This Durable Strand of Jelly Can Block Pain

A hydrogel optical fiber is the latest tool in optogenetics

3 min read
Black background with illuminated blue fiber held by a hand and illuminating a blue object

A soft hydrogel optical fiber (shown illuminated) has been used to stimulate peripheral nerves in the body, helping to study and treat nerve-related pain.


Is there a better way for scientists to shine a light on nerve cells throughout the body? When researchers Xinyue Liu and Siyuan Rao first began their collaboration at MIT, they treated this question literally.

Optogenetics is an interdisciplinary branch of science in which cells are genetically altered to be light-sensitive, making it possible to inhibit or excite cells and to study their function by applying colored light. Typically, the light-transmitting wires that reach target cells are made of materials that work well when stationary in the brain. However, if they’re implanted elsewhere in a test animal’s body, they could break, damage tissue, or affect behavior, making it difficult to study the peripheral nervous system and pain in particular.

“This flexible fiber expands the toolbox of approaches we have.” —Rob Bonin, University of Toronto

Now, Liu, Rao, and colleagues have developed a soft, flexible, durable optical fiber capable of delivering an optogenetic light signal away from the brain or spine using a new material: hydrogel. The filament consists of an inner core and an outer cladding of two versions of the hydrogel with different refractive properties, yet the fiber is only about one millimeter in diameter.

Researchers described the optical fiber and a variety of ways it was put through its paces in model mice in a paper in Nature Methods, published 19 October. The work adds another technique—and a bit of flexibility—to the repertoire of optogenetics, the study of the peripheral nervous system, and possibly future translational medicine, including the treatment of pain, chronic pain, and nerve disorders.

“This flexible fiber expands the toolbox of approaches we have for peripheral optogenetic work,” said Rob Bonin, a pain researcher at the University of Toronto who was not involved in the research, citing flexibility and durability as two major advantages of the new approach.

Broadly, hydrogels are soft networks of polymers and water, such as tofu or jelly. “Our body is also made of hydrogels. Except for bones and teeth, our muscles and other organs are all actually hydrogels,” said Liu, a materials scientist now at Michigan State University. The fiber uses a polyvinyl alcohol hydrogel, selected for its combination of optical properties and durability under repeated mechanical stress.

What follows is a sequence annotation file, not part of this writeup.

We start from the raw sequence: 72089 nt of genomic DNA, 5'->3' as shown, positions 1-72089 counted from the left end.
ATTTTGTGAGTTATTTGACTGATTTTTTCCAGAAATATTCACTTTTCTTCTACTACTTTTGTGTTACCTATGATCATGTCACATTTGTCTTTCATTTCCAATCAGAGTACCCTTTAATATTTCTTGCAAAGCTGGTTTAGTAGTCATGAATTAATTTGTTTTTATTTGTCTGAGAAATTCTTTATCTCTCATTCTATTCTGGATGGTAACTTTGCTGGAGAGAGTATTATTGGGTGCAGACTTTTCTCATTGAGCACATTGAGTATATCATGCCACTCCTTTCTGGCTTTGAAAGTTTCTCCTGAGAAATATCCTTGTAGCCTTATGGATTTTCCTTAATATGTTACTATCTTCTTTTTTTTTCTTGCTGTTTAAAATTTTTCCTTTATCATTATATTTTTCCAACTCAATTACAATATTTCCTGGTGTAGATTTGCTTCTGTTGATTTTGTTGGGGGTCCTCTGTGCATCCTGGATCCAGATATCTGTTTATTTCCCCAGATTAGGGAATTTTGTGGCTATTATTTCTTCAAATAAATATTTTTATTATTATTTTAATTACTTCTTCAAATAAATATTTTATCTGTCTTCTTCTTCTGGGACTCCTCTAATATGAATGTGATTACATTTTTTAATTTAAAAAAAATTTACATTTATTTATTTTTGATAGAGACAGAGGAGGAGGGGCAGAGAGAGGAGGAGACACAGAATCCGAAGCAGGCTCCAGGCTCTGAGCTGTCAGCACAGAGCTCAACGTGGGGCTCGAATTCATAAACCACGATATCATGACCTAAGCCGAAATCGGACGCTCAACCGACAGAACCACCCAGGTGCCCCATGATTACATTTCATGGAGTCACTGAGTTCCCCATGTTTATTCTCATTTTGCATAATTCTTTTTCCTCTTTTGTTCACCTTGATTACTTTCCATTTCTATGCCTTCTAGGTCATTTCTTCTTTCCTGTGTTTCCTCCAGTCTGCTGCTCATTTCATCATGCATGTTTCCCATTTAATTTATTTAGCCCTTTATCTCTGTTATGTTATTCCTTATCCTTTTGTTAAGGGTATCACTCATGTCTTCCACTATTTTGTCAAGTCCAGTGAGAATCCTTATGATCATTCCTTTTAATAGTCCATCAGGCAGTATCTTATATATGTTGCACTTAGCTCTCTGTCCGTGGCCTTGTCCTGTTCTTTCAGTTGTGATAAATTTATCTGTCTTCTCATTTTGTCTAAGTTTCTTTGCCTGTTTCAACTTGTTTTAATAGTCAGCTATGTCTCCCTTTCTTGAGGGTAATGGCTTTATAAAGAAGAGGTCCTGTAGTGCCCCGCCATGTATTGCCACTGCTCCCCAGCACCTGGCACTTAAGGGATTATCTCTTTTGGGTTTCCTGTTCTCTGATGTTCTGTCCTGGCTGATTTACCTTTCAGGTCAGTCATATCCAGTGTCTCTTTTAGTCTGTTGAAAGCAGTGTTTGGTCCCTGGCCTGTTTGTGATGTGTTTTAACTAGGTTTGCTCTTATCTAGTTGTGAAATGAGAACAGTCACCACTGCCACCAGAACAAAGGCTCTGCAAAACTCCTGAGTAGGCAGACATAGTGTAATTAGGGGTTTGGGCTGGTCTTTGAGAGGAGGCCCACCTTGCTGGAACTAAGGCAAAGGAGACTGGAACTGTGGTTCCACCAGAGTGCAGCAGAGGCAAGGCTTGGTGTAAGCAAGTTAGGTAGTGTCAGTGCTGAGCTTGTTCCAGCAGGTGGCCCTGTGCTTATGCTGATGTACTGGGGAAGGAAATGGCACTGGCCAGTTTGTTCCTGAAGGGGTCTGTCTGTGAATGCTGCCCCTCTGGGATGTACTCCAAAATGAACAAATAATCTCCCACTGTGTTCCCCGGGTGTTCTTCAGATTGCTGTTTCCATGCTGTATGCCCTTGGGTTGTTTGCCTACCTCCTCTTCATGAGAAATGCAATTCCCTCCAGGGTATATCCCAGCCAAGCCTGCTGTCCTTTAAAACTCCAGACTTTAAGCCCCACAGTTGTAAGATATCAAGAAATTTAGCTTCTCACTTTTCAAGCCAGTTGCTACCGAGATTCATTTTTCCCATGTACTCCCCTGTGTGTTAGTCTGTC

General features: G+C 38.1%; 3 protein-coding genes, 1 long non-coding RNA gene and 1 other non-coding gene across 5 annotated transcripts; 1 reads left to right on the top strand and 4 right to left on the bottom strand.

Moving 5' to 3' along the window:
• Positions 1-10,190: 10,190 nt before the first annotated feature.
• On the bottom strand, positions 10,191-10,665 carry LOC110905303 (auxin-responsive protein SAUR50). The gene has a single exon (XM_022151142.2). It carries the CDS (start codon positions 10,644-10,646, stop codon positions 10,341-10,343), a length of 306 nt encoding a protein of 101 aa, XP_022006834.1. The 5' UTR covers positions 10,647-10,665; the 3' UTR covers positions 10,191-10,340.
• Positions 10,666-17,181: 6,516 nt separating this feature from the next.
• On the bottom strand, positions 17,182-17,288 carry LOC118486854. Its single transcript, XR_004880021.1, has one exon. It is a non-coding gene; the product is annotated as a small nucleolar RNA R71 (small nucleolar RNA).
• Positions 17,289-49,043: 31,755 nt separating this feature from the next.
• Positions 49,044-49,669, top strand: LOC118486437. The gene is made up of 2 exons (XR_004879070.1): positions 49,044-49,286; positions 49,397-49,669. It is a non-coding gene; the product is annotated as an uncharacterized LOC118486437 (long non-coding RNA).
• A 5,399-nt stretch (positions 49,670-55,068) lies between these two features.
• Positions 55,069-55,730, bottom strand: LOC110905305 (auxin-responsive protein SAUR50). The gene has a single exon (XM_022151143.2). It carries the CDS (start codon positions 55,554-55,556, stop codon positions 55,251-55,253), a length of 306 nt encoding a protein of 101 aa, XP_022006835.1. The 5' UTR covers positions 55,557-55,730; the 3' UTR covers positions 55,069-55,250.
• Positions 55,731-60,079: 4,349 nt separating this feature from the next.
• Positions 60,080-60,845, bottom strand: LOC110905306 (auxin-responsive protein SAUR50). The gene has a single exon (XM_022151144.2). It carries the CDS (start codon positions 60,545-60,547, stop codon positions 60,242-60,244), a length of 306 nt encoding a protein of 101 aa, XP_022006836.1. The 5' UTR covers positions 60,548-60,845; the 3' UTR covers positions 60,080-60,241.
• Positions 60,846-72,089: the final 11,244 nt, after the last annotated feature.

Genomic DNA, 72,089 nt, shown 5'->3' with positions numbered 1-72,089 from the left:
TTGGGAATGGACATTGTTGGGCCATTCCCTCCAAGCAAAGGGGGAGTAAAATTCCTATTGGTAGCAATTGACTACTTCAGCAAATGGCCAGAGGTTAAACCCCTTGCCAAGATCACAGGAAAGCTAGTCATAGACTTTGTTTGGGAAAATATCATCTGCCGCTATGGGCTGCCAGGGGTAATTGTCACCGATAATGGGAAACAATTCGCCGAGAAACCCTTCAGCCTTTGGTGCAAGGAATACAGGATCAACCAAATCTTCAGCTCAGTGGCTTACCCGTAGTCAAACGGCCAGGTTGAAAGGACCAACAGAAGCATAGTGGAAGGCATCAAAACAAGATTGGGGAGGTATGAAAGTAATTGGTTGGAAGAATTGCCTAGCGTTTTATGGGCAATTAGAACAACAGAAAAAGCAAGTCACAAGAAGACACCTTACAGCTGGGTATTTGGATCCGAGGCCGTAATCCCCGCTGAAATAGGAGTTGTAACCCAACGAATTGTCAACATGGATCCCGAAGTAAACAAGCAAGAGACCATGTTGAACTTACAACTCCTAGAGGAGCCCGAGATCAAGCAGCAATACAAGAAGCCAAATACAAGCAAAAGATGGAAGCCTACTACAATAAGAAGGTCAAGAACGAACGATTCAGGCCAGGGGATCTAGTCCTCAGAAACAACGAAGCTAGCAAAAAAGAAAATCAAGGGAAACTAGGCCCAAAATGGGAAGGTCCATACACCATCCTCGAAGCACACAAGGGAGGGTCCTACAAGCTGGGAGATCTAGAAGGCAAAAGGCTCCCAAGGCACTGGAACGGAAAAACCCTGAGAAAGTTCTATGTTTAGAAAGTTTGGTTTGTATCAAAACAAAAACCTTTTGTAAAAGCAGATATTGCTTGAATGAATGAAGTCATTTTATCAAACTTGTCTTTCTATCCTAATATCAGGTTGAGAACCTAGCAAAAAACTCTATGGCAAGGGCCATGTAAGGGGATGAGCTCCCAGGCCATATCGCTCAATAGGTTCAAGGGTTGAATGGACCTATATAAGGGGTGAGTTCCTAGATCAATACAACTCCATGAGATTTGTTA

The investigation of soft materials was initiated with optogenetic pain research in the peripheral nervous system specifically in mind. “If your implant itself is causing pain, how are you going to use this technology to study pain?” said Rao, a neuroscientist now at the University of Massachusetts Amherst.

And although at the moment the hydrogel fiber primarily figures as a research tool in mice, the same qualities that set this new technology apart for basic science—it’s durable and apparently comfortable in a freely moving body with no compromises in optical performance—are also positives for potential therapeutic purposes. “We are working towards that direction,” said Rao.

The technology promises a wide range of potential applications beyond just the brain and spine.

Researchers anchored one end of their fiber to the mice’s skulls, threaded it underneath the skin, and wrapped a cuff at the other end around the sciatic nerve in the leg. From a practical standpoint, this made the implant compatible with existing external light sources, and kept mice from scratching at any element of the device. But it also worked as a demonstration that enabled a full range of motion of the subject. At a mouse scale, the fiber needed to be only 6 centimeters long, but the authors said it could be extended for other uses.

A series of tests showed that the fiber transmitted light and also how it performed in the mice, blocking pain caused by a hot plate on the foot and inducing movement in the leg. Critically, the fiber performed well after several weeks of voluntary exercise-wheel use, which researchers estimated added up to thousands of bends and twists.

Other optogenetic studies of the peripheral nervous system in mice have attempted various methods of light delivery that don’t use an optical fiber at all, instead shining light through the skin or implanting miniaturized remote devices. In comparison, the new hydrogel fiber should be able to more precisely target specific cells, said Rao.

For Bonin, the external light source has its pros and cons, including higher intensity light and the possibility that a tether could affect behavior, respectively.

Federico Iseppon, a pain researcher at University College London who was not involved in the study, said that although the fiber may be relatively easy to use, it will still require specialized knowledge to fabricate and surgically implant. It promises a wide range of potential applications beyond just the brain and spine. “Its plasticity lies in the multiple different tissues that could be targeted with this technology,” he said.

Liu is currently working on an interface, such as a patch, between the hydrogel and organs that would enable connections that the current cuff design doesn’t allow. Ideally, the fiber will eventually also let scientists record activity as well as send signals to cells.

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